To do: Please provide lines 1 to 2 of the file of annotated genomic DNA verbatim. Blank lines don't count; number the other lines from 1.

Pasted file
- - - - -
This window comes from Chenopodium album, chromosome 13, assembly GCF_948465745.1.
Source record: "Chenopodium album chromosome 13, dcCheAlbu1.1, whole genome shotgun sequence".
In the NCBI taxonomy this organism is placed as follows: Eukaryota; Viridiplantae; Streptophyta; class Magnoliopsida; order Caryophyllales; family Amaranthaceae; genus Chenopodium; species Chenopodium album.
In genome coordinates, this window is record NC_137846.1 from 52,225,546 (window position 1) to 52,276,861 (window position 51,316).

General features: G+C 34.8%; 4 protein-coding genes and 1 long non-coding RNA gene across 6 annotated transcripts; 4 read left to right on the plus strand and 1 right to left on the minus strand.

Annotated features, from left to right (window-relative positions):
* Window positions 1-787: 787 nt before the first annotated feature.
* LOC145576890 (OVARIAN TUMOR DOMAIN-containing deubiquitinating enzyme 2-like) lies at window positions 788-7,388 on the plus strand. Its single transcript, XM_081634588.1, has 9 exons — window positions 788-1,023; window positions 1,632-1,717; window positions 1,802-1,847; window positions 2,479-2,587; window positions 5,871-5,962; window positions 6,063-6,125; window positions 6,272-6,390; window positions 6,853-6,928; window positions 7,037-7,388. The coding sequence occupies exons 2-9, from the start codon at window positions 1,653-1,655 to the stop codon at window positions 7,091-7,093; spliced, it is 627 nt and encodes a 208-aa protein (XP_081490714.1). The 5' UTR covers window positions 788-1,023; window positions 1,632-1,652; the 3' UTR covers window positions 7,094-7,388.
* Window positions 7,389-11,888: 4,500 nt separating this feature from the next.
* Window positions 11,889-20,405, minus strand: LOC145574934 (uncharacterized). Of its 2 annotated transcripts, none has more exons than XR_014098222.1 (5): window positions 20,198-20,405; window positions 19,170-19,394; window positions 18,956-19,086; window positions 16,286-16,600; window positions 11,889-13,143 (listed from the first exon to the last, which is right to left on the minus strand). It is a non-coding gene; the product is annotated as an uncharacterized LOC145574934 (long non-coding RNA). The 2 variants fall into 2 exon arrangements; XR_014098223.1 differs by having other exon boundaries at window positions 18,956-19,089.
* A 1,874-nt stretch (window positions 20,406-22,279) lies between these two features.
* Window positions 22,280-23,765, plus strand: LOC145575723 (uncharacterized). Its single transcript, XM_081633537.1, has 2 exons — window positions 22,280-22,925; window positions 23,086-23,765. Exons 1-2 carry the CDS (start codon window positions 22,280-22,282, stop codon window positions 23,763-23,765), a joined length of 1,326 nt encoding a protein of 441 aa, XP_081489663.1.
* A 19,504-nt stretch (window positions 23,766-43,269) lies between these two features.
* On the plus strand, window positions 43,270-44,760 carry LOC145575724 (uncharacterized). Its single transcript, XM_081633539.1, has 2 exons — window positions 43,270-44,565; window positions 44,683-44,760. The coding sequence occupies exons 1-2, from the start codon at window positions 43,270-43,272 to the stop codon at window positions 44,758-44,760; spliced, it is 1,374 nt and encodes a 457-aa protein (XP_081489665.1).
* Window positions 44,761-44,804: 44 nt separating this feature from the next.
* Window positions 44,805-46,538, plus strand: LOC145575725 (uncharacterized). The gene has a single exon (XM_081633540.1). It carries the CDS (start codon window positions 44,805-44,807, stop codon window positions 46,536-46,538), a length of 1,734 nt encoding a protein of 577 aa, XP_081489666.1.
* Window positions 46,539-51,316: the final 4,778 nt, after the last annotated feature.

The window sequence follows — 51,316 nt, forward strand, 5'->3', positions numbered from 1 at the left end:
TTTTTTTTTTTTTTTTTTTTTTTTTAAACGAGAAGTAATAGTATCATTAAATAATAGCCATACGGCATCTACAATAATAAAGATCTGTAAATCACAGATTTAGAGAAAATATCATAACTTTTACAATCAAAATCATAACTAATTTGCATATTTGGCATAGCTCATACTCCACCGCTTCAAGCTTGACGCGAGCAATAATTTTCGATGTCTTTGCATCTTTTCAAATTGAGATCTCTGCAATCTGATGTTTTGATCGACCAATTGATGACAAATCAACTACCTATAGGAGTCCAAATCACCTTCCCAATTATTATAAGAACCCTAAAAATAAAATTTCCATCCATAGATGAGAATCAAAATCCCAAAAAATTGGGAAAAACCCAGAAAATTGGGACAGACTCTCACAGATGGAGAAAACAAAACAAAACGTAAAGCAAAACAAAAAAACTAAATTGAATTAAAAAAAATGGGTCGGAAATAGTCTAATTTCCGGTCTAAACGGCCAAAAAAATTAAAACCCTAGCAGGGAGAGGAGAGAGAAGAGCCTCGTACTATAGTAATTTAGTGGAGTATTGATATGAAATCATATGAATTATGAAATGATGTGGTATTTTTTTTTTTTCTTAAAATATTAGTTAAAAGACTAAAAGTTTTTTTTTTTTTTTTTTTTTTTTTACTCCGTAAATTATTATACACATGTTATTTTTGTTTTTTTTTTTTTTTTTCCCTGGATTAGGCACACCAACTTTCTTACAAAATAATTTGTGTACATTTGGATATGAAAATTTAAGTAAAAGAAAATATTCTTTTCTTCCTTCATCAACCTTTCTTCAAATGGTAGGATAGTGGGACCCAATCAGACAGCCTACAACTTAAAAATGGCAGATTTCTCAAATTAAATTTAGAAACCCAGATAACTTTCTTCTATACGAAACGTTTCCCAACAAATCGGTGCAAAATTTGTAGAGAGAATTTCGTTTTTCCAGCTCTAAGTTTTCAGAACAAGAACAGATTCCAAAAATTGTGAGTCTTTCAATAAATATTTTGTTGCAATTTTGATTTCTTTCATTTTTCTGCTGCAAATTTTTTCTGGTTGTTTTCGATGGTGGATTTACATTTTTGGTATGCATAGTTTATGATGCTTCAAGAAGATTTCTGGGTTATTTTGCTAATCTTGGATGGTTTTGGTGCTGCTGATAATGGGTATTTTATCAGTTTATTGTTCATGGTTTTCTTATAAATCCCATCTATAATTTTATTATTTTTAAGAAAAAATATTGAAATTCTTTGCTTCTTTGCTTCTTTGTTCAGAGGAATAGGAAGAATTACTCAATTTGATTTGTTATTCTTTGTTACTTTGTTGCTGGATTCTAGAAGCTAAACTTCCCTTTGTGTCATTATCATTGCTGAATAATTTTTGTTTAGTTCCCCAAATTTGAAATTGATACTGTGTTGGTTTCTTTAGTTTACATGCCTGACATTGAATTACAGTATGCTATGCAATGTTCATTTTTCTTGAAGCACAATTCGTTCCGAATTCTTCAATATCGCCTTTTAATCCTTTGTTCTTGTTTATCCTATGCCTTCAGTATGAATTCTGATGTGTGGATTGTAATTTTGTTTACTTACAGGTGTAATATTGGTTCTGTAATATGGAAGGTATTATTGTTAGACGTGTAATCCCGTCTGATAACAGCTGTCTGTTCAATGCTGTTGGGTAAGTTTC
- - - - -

This window comes from Chenopodium album, chromosome 13, assembly GCF_948465745.1.
Source record: "Chenopodium album chromosome 13, dcCheAlbu1.1, whole genome shotgun sequence".